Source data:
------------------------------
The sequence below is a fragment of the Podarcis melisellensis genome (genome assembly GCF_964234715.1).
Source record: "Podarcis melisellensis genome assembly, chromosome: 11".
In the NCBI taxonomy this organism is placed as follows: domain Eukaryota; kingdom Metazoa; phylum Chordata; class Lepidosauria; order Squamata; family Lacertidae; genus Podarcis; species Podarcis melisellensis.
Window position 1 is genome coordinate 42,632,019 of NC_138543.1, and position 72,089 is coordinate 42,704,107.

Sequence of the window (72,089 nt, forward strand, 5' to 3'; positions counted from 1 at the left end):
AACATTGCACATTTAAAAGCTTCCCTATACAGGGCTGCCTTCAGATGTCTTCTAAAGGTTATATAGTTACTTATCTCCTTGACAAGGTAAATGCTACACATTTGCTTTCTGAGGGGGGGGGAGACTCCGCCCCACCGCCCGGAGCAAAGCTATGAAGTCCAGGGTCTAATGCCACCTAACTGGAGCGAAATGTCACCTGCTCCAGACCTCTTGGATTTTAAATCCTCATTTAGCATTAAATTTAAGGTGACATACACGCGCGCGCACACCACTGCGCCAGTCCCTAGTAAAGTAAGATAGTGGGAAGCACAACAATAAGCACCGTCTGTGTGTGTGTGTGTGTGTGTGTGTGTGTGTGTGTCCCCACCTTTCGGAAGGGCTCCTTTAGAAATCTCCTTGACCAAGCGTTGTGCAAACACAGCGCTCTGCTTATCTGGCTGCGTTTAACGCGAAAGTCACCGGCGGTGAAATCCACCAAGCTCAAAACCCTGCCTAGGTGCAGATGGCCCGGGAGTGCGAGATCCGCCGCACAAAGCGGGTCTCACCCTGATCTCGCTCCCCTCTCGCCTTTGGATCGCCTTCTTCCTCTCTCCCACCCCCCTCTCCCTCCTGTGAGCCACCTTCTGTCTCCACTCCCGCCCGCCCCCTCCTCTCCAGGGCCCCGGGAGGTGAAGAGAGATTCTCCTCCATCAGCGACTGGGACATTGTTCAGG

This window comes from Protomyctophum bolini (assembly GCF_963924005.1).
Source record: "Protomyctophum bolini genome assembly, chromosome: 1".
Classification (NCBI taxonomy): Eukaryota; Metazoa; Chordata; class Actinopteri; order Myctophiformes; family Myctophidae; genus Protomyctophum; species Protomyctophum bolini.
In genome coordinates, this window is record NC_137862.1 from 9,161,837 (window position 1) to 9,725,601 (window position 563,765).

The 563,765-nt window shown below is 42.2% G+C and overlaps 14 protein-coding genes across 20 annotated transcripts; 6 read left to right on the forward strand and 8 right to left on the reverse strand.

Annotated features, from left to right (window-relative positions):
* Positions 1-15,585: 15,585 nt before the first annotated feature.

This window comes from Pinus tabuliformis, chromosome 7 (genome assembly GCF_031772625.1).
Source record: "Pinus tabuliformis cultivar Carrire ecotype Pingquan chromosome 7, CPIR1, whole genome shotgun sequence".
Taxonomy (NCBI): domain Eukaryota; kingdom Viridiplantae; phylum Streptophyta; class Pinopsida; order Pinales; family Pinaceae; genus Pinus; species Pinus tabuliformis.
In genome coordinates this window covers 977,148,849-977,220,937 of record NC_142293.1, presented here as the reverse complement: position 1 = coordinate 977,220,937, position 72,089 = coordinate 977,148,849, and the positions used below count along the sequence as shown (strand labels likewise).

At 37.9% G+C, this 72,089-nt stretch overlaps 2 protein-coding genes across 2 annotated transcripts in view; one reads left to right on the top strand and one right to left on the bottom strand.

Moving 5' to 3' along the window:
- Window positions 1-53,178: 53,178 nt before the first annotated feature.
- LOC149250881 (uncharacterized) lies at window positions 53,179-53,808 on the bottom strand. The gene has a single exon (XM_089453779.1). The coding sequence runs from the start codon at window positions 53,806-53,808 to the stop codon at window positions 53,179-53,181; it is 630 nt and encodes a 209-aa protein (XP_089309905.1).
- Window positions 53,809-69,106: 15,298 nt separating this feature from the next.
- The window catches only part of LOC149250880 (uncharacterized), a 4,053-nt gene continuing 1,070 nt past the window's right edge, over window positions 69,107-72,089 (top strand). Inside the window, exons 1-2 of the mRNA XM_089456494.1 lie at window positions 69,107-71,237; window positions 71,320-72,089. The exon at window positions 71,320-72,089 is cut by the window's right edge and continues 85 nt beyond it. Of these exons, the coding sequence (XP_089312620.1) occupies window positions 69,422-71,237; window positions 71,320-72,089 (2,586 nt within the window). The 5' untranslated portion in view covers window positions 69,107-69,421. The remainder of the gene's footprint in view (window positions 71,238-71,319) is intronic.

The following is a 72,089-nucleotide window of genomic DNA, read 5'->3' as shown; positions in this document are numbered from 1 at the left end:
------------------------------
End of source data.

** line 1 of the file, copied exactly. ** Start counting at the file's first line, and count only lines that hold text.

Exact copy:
The sequence below is a fragment of the Podarcis melisellensis genome (genome assembly GCF_964234715.1).